2) if ${c}^{2}={b}^{2}-4\left[{\left(\frac{m\pi}{l}\right)}^{2}+{\left(\frac{n\pi}{h}\right)}^{2}\right]>0$, $c>0$

$\begin{array}{c}{\phi}_{s}={\displaystyle {\sum}_{m=1}^{m\to \infty}A(\frac{\frac{-b-c}{2c}}{\frac{\rho \left(1-\epsilon \right){\left(c-b\right)}^{2}}{4\epsilon}-\frac{\left(c-b\right)\mu}{2K}}{\text{e}}^{\frac{-b+c}{2}t}}\\ \text{\hspace{0.17em}}\text{\hspace{0.17em}}+\frac{\frac{-b+c}{2b}}{\frac{\rho \left(1-\epsilon \right){\left(c-b\right)}^{2}}{4\epsilon}-\frac{\left(c-b\right)\mu}{2K}}{\text{e}}^{\frac{-b-c}{2}t})\end{array}$ (20)

3) if $-{c}^{2}={b}^{2}-4\left[{\left(\frac{m\pi}{l}\right)}^{2}+{\left(\frac{n\pi}{h}\right)}^{2}\right]<0$, $c>0$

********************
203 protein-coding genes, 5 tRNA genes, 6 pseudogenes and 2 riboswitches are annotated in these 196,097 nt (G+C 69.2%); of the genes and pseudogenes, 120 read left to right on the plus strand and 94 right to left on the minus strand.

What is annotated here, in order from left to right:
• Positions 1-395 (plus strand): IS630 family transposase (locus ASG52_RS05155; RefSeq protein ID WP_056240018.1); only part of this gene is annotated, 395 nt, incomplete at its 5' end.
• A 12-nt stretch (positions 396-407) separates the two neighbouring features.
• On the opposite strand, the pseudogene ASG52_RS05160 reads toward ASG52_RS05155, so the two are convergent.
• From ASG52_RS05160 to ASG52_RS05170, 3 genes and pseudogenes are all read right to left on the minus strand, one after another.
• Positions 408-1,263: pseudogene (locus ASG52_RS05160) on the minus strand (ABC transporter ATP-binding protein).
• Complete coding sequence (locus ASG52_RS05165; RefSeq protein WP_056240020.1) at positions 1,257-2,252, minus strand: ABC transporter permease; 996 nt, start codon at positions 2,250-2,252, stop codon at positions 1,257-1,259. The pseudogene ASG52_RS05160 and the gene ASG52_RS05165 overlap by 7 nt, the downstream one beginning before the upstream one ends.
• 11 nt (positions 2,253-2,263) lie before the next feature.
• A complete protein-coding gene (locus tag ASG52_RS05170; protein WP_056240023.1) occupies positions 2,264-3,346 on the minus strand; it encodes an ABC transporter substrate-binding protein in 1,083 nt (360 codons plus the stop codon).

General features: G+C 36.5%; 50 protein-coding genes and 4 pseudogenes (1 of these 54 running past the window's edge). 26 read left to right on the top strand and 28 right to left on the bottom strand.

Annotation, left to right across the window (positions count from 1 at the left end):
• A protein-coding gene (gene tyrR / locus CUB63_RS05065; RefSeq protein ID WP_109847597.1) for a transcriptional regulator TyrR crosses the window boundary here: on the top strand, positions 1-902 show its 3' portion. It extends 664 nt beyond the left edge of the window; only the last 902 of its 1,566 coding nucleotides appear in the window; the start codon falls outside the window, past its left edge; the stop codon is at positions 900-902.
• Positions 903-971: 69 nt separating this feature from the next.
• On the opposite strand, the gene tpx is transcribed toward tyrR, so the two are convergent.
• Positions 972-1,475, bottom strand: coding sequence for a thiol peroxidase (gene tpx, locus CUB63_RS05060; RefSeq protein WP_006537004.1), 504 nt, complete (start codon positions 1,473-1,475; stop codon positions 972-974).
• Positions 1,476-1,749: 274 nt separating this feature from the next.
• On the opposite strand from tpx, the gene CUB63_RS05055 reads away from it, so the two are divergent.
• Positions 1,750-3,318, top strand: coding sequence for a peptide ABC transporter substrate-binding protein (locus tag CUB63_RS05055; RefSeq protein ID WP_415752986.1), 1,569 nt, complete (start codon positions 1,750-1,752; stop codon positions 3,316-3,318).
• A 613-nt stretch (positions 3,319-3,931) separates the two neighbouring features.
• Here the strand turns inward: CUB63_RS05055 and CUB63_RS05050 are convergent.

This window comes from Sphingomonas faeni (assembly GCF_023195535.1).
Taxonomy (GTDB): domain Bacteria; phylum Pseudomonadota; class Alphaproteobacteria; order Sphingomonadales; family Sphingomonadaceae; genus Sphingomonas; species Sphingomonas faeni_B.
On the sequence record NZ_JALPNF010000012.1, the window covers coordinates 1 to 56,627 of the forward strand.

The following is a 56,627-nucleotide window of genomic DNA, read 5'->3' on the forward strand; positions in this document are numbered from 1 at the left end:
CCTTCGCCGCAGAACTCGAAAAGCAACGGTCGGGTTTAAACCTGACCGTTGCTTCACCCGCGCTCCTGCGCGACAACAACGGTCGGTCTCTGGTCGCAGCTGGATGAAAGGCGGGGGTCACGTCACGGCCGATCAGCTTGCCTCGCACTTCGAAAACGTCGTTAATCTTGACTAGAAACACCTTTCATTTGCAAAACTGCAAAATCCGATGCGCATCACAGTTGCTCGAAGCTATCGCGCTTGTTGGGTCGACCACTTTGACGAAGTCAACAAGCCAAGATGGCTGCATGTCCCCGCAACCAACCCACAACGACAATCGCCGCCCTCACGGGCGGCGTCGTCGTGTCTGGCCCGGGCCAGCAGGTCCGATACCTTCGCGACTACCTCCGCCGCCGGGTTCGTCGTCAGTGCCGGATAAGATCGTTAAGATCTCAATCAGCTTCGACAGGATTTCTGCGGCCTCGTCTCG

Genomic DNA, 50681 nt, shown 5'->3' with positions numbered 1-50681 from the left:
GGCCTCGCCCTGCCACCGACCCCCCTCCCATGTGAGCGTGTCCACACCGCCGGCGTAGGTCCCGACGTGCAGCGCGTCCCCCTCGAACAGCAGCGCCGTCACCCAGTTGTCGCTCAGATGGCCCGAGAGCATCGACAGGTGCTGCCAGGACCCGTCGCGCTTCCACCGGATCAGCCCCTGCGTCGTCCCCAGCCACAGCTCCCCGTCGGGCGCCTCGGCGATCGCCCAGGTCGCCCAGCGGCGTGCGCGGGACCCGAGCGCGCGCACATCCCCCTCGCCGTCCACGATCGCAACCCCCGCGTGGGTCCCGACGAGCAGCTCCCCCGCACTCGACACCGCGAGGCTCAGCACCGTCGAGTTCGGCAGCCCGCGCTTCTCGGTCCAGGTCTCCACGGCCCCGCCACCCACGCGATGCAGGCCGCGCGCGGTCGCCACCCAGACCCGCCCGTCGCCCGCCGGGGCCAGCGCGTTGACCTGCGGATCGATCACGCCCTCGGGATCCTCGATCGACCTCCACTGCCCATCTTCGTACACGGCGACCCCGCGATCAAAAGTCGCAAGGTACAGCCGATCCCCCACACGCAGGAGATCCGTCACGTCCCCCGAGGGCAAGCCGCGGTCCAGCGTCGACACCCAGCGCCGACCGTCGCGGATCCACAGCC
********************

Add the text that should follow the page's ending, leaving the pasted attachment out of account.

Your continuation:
${\phi}_{s}={\displaystyle {\sum}_{m=1}^{m\to \infty}-A\left({A}_{1}\mathrm{cos}ct-{A}_{2}\mathrm{sin}ct\right)}$ (21)

in which ${A}_{1}=\frac{\rho \left(1-\epsilon \right)}{\epsilon}\left(\frac{3{b}^{2}}{4}-{c}^{2}\right)-\frac{b\mu}{K},{A}_{2}=\frac{\rho \left(1-\epsilon \right)}{\epsilon}\left(-\frac{{b}^{3}}{8c}+bc\right)+\frac{\mu}{K}\left(c+\frac{{b}^{2}}{4c}\right)$.

By Equation (12), ${\stackrel{\xaf}{\psi}}_{s}$ can be obtained in the following way.

The controlling equation and the boundary and initial conditions are rewritten as: